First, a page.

Why have I--and so many others who have similarly spent their careers fighting for higher standards in education--struggled so adamantly against the current standards movement in California and the nation? And why are we now beginning to smile again?
We’ve dreamed of reasonable standards, measuring student achievement with authentic assessment. We’ve confronted, instead, ludicrous standards tied to high-stakes fill-in-the-bubble testing.
Ludicrous? When the elite oligarchy in Sacramento wrote the California standards, for example, convinced that every high school graduate ought to go on to a prestigious four-year university, they were afraid of leaving anything out, and so too often threw everything in but the kitchen sink. In most grades and subjects, there are simply too many standards: more than 160 in my 4th grade curriculum; more than 70 in just one high school Chemistry course. It would not only be impossible to teach them all well, but educational malpractice to attempt to do so.
Oh, some of my colleagues have “covered” the standards: “It’s the end of the first semester, so we have to be halfway through the textbook.” They rush through the standards and the text with no pause to study anything in depth, no attempt to adequately instill real comprehension, much less a love of the subject, even less the academic skills necessary to truly succeed in school and life.
Nonetheless, they pat themselves on the back each June for having gotten though everything--a job supposedly well-done, even though the students, bored out of their minds, remember little. (Not that the students complain. After all, memorizing a list of facts only to regurgitate them on the next test is much less challenging than actually learning to think.)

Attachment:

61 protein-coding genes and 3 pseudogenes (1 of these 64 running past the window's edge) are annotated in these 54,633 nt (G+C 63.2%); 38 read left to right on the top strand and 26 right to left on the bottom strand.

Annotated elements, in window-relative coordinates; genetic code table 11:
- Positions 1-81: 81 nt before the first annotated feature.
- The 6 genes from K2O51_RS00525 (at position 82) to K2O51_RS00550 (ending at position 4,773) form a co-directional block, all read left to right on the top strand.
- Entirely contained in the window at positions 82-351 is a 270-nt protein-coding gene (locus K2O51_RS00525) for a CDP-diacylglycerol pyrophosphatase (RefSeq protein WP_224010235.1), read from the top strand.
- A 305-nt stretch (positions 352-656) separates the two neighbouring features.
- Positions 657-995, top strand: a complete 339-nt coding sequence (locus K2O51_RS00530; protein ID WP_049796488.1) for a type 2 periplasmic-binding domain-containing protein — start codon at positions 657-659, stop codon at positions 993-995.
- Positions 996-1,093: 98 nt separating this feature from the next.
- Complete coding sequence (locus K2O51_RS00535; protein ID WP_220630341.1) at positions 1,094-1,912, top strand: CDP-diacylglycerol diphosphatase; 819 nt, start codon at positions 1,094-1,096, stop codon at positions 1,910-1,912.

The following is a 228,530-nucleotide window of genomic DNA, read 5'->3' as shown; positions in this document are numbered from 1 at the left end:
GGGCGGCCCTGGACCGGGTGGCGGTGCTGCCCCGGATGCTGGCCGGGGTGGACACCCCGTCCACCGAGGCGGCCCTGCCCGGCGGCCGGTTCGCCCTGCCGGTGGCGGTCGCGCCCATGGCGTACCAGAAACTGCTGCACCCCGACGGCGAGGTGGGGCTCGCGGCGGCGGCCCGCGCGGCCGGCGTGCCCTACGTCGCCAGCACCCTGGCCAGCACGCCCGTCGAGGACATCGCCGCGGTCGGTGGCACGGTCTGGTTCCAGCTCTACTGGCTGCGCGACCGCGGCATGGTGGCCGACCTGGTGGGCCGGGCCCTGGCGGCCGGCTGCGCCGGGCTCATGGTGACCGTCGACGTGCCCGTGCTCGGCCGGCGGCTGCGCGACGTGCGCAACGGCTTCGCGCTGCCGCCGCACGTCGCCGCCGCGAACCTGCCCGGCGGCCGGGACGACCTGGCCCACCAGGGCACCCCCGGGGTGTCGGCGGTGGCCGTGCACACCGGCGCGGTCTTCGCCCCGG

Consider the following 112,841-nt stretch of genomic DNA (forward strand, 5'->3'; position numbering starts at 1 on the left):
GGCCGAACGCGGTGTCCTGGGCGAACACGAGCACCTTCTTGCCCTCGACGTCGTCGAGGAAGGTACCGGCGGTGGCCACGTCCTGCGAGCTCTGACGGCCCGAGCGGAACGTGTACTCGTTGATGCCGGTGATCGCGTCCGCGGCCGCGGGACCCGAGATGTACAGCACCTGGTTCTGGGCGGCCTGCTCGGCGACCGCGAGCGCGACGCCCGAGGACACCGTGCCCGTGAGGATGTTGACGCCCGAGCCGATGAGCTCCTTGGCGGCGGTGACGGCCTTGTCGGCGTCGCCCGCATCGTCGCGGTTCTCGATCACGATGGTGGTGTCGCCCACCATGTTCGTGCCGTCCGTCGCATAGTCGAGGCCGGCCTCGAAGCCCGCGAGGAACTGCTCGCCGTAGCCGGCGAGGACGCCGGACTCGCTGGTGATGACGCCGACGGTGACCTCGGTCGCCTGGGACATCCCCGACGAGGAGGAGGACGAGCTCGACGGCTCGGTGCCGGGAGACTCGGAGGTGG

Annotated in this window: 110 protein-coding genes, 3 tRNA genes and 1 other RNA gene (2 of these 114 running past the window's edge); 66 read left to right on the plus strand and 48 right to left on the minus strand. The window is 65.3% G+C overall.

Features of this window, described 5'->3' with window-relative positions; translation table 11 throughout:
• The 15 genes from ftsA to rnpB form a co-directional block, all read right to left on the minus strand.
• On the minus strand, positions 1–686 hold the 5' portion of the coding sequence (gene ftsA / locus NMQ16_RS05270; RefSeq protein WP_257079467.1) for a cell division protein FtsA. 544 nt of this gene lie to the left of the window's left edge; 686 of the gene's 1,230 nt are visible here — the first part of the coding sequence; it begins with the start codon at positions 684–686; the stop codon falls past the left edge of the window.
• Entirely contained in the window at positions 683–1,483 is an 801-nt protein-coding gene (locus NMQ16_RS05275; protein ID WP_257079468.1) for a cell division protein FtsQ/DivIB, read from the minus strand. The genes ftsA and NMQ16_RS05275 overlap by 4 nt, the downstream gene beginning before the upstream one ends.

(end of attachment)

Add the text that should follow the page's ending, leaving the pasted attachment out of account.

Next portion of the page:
Yes, systematically covering standards is quite alluring. For teachers, it is so much easier than responding to students’ needs and interests, planning captivating simulations/experiments, conducting poignant classroom discussions, guiding kids through demanding research projects, teaching kids how to read a textbook, how to take notes, how to consult a broad array of sources in addition to the text before drawing any conclusions…. (The bread and butter of real teaching, its greatest challenge, providing its greatest reward.)
Covering standards, you see, is the last and best sanctuary for uninspired or lazy educators and students.
Their sanctuary’s days are numbered, however.
Recent research is finally uncovering how cursorily rushing through standards--implementing a curriculum that is a mile in breadth, but an inch in depth--inadequately prepares students for college.